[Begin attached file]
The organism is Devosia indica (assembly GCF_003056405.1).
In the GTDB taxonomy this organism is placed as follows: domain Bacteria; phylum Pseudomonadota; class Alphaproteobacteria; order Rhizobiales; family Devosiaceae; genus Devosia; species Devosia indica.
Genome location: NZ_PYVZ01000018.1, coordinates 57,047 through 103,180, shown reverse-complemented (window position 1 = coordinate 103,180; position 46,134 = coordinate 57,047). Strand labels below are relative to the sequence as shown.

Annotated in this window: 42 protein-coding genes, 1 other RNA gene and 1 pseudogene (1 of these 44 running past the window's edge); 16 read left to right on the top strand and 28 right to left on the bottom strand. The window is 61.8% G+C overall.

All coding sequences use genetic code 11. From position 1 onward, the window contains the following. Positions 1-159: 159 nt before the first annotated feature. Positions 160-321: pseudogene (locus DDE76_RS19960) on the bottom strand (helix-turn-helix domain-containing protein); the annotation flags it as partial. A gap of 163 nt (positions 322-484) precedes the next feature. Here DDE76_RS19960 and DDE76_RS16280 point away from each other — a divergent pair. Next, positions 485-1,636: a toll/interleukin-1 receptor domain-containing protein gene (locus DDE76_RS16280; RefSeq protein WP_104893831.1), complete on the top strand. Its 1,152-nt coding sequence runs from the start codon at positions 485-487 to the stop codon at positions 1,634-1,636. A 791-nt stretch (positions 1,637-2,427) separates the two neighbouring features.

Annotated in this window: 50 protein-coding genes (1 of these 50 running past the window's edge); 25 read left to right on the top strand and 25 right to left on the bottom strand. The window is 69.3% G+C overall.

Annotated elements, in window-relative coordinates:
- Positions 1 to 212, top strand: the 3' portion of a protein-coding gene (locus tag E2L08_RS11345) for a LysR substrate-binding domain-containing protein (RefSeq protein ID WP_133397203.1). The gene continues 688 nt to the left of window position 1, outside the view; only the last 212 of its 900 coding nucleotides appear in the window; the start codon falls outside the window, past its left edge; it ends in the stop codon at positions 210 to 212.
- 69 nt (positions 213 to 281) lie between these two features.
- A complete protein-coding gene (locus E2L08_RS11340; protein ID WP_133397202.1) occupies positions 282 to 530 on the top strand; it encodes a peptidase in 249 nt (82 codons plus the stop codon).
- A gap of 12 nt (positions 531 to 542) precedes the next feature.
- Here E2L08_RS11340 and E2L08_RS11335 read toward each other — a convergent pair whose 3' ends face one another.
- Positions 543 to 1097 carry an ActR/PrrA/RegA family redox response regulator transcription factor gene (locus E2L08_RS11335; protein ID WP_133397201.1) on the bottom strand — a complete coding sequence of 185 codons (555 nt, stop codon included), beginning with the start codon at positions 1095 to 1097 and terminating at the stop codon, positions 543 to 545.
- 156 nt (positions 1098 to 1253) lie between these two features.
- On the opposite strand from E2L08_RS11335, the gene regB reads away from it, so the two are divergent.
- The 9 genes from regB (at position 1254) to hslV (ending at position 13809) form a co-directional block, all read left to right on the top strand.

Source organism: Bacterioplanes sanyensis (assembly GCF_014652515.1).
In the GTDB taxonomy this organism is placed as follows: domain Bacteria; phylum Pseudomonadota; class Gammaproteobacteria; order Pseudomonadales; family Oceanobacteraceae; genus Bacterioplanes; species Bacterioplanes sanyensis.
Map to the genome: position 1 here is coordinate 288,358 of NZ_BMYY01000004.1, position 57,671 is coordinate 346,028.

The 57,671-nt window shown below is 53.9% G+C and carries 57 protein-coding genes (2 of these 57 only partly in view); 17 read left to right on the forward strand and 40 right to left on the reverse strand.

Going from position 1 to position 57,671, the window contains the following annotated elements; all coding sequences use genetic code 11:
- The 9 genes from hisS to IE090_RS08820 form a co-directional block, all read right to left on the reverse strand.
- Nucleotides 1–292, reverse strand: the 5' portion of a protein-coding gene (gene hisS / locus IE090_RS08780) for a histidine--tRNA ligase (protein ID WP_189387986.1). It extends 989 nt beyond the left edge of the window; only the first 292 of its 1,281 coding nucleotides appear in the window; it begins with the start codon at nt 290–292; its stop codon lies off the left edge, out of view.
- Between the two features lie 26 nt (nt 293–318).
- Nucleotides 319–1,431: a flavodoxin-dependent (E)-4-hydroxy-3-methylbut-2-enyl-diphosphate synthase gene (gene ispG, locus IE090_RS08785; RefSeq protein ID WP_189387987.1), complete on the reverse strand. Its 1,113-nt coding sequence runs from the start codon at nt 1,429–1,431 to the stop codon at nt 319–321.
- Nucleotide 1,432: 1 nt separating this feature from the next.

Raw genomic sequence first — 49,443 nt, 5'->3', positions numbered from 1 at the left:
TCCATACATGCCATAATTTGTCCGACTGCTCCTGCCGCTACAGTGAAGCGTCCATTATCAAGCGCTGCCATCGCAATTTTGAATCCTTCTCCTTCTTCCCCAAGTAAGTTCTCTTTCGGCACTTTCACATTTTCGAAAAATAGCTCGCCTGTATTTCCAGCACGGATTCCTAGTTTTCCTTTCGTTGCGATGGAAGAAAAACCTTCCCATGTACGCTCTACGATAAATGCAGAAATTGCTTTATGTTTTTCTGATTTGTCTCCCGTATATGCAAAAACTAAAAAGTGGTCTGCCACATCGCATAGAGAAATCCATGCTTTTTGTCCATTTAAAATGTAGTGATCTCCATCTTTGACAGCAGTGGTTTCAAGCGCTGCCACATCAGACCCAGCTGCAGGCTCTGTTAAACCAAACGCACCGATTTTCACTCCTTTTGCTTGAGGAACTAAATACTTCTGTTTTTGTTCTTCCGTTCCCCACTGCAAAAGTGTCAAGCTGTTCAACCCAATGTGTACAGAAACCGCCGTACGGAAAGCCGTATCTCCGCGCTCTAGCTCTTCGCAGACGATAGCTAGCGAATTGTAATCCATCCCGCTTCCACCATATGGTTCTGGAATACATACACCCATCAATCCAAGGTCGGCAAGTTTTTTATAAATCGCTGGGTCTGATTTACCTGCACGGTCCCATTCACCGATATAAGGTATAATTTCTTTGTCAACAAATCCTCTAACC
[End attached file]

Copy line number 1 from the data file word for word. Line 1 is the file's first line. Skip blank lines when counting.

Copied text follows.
The organism is Devosia indica (assembly GCF_003056405.1).